Monday, May 12, 2008

William Cogswell, Famous Artist and East Pasadena Pioneer

President Abraham Lincoln by William F. Cogswell
White House Historical Association (White House Collection)

So, what is the White House portrait of President Abraham Lincoln doing in an east Pasadena blog?

Answer: Artist William F. Cogswell was an east Pasadena pioneer and founded the world-renowned Sierra Madre Villa Hotel. He was also a noted portrait artist. The best known of his works is this 1864 portrait of President Abraham Lincoln that is part of the White House Collection.

Cogswell is a fascinating guy. A self-made painter, he painted portraits of many of the most prominent men and women of his era. Then, seemingly at the peak of his fame, he left the east coast for a California adventure. Here is some of his story.

Born in upstate New York in 1819, Cogswell’s gifts were evident early and, even as a child, he reportedly loved art and color. As a young man, he worked briefly as a color mixer at a Buffalo paint factory. From the paint factory, he moved to New York City where he started his career as a professional painter. But, as the Pasadena Evening Star reported in Cogswell's obituary, the artist "never received a lesson in his life." He was entirely self-taught, which made his accomplishments all the more amazing.

Cogswell had a spirit for adventure and travelled extensively. In 1849 he came to California as part of the gold rush. For a year, Cogswell painted gold rush scenes. He then returned east traveling over the Isthmus of Panama. He created large dioramas of gold rush scenes and of Panama which he exhibited on the east coast.

His big break came in 1864 when he was invited to the White House to make sketches of President Lincoln. Cogswell then used the sketches and possibly a photograph of Lincoln to create his famous Lincoln portrait. The painting shows Lincoln on the White House porch with the Capitol dome in the background and the President’s black coat and tall hat on the chair in the foreground.

As Cogswell finished his work, Congress issued a call for artists to submit portraits of Lincoln and appropriated $3,000 to be awarded to the winning artist. Cogswell submitted his portrait and won the competition. The Lincoln portrait became part of the White House collection where it remains today.

In 1868, Cogswell painted a portrait of General Ulysses S. Grant which is now part of the collection of the United States Senate. Grant dabbled with water colors and it is not hard to imagine that he and the talented Cogswell may have struck up a friendship. Cogswell is said to have been a Grant family favorite and painted a life sized portrait of the entire Grant family.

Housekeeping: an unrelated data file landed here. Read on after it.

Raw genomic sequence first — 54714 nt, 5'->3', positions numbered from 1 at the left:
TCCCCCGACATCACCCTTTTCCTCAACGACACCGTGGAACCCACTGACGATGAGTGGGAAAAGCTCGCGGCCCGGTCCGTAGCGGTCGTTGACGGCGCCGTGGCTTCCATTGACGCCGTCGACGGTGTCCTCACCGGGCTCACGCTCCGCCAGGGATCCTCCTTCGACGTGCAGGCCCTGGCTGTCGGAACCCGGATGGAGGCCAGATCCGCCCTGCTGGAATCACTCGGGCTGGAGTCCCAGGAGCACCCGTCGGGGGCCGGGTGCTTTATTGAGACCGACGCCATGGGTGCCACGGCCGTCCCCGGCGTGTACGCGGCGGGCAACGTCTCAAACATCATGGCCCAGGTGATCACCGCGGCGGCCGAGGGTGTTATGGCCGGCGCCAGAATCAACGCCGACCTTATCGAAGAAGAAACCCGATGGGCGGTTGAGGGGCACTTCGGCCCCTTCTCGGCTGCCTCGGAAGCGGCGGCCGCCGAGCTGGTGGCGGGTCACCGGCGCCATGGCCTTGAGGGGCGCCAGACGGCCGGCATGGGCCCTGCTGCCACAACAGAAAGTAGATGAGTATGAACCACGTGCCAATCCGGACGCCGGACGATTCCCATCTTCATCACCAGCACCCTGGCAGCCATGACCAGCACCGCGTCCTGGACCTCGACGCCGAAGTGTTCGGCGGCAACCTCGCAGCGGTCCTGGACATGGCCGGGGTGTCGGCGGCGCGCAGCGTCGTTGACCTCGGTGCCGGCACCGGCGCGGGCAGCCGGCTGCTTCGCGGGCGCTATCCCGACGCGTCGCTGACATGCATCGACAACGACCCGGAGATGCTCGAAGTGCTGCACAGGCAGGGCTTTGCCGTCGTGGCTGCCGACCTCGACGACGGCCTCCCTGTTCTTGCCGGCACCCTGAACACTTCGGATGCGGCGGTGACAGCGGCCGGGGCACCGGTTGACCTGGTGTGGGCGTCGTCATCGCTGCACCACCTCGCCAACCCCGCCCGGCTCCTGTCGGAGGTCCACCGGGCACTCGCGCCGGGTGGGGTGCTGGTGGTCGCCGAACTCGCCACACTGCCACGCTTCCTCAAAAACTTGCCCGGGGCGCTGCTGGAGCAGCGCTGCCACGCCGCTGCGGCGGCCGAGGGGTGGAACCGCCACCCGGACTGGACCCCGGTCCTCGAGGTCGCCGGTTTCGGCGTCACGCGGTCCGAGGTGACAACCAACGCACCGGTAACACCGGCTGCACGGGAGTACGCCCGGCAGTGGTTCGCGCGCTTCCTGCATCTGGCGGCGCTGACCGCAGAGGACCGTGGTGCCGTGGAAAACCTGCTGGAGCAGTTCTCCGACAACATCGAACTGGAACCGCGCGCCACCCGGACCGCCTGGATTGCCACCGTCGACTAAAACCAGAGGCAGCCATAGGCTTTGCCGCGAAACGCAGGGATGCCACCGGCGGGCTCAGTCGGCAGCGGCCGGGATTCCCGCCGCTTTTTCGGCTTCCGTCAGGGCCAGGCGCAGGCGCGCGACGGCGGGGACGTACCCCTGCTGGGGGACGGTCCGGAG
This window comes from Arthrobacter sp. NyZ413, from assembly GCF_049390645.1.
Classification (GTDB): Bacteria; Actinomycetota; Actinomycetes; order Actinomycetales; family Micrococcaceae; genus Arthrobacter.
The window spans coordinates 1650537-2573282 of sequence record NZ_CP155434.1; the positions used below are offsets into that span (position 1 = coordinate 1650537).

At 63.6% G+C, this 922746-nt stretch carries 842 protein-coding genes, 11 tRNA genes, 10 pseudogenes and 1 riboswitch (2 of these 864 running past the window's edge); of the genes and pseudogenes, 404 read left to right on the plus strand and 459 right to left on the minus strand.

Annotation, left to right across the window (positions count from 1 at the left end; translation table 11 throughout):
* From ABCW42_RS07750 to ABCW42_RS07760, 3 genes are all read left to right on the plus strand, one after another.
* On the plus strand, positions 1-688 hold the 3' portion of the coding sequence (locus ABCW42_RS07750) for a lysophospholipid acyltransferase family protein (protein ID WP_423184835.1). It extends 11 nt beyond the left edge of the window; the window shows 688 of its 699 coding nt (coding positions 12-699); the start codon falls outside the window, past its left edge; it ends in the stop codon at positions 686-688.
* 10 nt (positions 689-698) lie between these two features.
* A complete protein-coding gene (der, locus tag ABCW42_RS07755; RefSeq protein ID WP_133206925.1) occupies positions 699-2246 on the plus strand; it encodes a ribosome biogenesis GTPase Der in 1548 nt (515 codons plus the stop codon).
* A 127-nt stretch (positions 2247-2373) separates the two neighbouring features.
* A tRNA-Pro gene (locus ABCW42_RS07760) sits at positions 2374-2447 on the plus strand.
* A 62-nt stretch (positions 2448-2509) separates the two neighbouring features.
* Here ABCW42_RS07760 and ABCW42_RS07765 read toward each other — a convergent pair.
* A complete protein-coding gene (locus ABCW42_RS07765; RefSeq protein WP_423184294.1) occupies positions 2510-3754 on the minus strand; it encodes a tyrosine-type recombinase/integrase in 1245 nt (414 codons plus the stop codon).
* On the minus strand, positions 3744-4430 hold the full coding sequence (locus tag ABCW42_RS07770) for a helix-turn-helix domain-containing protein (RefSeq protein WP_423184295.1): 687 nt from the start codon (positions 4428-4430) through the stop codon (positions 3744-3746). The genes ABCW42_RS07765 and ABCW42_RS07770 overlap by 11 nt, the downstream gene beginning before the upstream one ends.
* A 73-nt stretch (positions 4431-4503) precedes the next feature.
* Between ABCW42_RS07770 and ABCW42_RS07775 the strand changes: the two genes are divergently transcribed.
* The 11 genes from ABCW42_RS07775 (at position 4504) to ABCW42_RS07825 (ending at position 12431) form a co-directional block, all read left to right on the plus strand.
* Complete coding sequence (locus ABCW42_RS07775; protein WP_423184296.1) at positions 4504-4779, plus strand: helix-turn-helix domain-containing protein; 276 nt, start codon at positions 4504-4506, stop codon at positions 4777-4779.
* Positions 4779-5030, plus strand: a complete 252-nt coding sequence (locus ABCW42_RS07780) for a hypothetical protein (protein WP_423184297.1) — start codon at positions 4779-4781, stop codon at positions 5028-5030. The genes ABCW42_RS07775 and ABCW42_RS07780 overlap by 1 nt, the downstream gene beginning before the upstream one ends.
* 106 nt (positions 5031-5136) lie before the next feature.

Though well established on the east coast, at the age of 54, Cogswell again moved west. In 1873 he purchased 473 acres of wild mesa land in what is now east Pasadena. In its natural state, this land was said to be covered with greasewood so thick a jack rabbit couldn't penetrate it. But, the mesa offered unimpeded views that likely captured the artist's eye and imagination. There was the waiting San Gabriel Valley below and an ocean view that took in Catalina Island and steamers making their way to San Pedro.
To the left is part of an 1877 L A County map that shows the outlines of Cogswell’s property. I posted a larger section from this 1877 map earlier. The northern edge of Cogswell's property roughly bordered present day Fairpoint St. north of the Eaton Canyon Golf Course. The southern tip of his property extended to present day Foothill Blvd. and Sierra Madre Villa Ave. The jagged western edge of the property tracked the Eaton Wash. Cogswell's purchase also included rights to half the water flow over a waterfall located north of present day Pasadena Glen.

With the aid of 70 Chinese laborers, Cogswell's land was cleared and planted with citrus trees and grape vines. Water was transported from the water fall downhill by flume or clay pipe to irrigate the land. A beautiful Victorian home was built on the northern edge of the property. At the suggestion of friends, in 1876, Cogswell and his son-in-law William Porter Rhoades founded the Sierra Madre Villa Hotel on the site. For a brief time, the Villa was the premier winter resort west of the Mississippi. That's a photo of the Villa in the masthead for this blog. I’ll have more on the Villa in later posts.